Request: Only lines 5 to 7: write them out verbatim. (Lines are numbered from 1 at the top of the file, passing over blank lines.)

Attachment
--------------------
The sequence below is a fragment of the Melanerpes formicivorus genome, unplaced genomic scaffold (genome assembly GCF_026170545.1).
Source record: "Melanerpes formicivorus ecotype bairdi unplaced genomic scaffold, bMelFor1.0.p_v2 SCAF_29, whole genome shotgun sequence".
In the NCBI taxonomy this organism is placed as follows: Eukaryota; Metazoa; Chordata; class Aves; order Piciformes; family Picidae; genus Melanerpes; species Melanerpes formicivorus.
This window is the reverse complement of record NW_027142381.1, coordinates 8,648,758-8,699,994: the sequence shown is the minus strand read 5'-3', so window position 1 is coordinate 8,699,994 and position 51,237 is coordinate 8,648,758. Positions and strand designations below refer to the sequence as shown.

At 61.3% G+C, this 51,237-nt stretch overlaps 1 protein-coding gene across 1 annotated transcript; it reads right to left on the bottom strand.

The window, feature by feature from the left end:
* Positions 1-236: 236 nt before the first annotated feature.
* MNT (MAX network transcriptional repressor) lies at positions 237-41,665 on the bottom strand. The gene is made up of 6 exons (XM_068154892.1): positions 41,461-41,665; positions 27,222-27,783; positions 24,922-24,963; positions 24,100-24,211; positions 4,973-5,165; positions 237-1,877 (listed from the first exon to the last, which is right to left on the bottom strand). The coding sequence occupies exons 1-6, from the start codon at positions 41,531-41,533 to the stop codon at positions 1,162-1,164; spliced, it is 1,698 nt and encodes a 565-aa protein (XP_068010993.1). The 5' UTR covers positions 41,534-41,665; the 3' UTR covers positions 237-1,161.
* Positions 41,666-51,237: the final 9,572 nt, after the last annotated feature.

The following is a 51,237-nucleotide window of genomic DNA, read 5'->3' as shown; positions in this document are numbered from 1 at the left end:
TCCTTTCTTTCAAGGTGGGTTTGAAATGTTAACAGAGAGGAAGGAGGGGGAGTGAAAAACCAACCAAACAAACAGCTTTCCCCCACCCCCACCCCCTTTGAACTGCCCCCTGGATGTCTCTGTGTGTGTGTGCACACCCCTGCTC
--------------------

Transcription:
At 61.3% G+C, this 51,237-nt stretch overlaps 1 protein-coding gene across 1 annotated transcript; it reads right to left on the bottom strand.

The window, feature by feature from the left end:
* Positions 1-236: 236 nt before the first annotated feature.